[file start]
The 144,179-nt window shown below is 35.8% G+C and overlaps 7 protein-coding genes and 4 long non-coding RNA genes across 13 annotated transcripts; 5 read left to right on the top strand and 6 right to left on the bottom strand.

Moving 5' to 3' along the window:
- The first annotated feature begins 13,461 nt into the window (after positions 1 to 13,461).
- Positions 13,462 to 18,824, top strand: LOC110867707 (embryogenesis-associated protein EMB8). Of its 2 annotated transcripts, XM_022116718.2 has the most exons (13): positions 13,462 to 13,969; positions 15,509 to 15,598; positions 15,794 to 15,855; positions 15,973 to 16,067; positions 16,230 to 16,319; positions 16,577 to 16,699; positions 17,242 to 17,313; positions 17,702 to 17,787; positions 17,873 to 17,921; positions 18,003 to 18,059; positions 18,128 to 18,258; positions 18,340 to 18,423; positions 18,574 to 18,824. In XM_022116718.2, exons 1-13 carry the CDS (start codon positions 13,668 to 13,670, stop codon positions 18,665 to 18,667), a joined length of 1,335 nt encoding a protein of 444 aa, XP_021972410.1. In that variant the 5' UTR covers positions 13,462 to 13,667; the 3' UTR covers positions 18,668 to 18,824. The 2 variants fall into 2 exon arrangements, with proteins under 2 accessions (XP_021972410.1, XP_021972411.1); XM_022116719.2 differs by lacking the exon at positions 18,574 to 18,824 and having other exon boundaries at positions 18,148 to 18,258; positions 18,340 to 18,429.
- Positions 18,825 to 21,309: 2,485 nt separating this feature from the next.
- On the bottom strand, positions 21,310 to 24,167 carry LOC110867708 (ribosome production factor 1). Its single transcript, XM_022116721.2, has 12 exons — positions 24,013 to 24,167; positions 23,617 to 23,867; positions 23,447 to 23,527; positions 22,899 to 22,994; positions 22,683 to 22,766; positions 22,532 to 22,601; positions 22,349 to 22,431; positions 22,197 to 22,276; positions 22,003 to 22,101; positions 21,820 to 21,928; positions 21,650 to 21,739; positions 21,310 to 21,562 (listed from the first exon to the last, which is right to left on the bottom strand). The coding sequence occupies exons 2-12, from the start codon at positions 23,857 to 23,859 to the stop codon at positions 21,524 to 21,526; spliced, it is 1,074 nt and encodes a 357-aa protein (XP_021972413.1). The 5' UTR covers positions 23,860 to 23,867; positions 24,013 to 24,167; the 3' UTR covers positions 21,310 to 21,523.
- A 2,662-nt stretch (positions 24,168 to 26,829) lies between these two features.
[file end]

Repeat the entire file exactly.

The 144,179-nt window shown below is 35.8% G+C and overlaps 7 protein-coding genes and 4 long non-coding RNA genes across 13 annotated transcripts; 5 read left to right on the top strand and 6 right to left on the bottom strand.

Moving 5' to 3' along the window:
- The first annotated feature begins 13,461 nt into the window (after positions 1 to 13,461).
- Positions 13,462 to 18,824, top strand: LOC110867707 (embryogenesis-associated protein EMB8). Of its 2 annotated transcripts, XM_022116718.2 has the most exons (13): positions 13,462 to 13,969; positions 15,509 to 15,598; positions 15,794 to 15,855; positions 15,973 to 16,067; positions 16,230 to 16,319; positions 16,577 to 16,699; positions 17,242 to 17,313; positions 17,702 to 17,787; positions 17,873 to 17,921; positions 18,003 to 18,059; positions 18,128 to 18,258; positions 18,340 to 18,423; positions 18,574 to 18,824. In XM_022116718.2, exons 1-13 carry the CDS (start codon positions 13,668 to 13,670, stop codon positions 18,665 to 18,667), a joined length of 1,335 nt encoding a protein of 444 aa, XP_021972410.1. In that variant the 5' UTR covers positions 13,462 to 13,667; the 3' UTR covers positions 18,668 to 18,824. The 2 variants fall into 2 exon arrangements, with proteins under 2 accessions (XP_021972410.1, XP_021972411.1); XM_022116719.2 differs by lacking the exon at positions 18,574 to 18,824 and having other exon boundaries at positions 18,148 to 18,258; positions 18,340 to 18,429.
- Positions 18,825 to 21,309: 2,485 nt separating this feature from the next.
- On the bottom strand, positions 21,310 to 24,167 carry LOC110867708 (ribosome production factor 1). Its single transcript, XM_022116721.2, has 12 exons — positions 24,013 to 24,167; positions 23,617 to 23,867; positions 23,447 to 23,527; positions 22,899 to 22,994; positions 22,683 to 22,766; positions 22,532 to 22,601; positions 22,349 to 22,431; positions 22,197 to 22,276; positions 22,003 to 22,101; positions 21,820 to 21,928; positions 21,650 to 21,739; positions 21,310 to 21,562 (listed from the first exon to the last, which is right to left on the bottom strand). The coding sequence occupies exons 2-12, from the start codon at positions 23,857 to 23,859 to the stop codon at positions 21,524 to 21,526; spliced, it is 1,074 nt and encodes a 357-aa protein (XP_021972413.1). The 5' UTR covers positions 23,860 to 23,867; positions 24,013 to 24,167; the 3' UTR covers positions 21,310 to 21,523.
- A 2,662-nt stretch (positions 24,168 to 26,829) lies between these two features.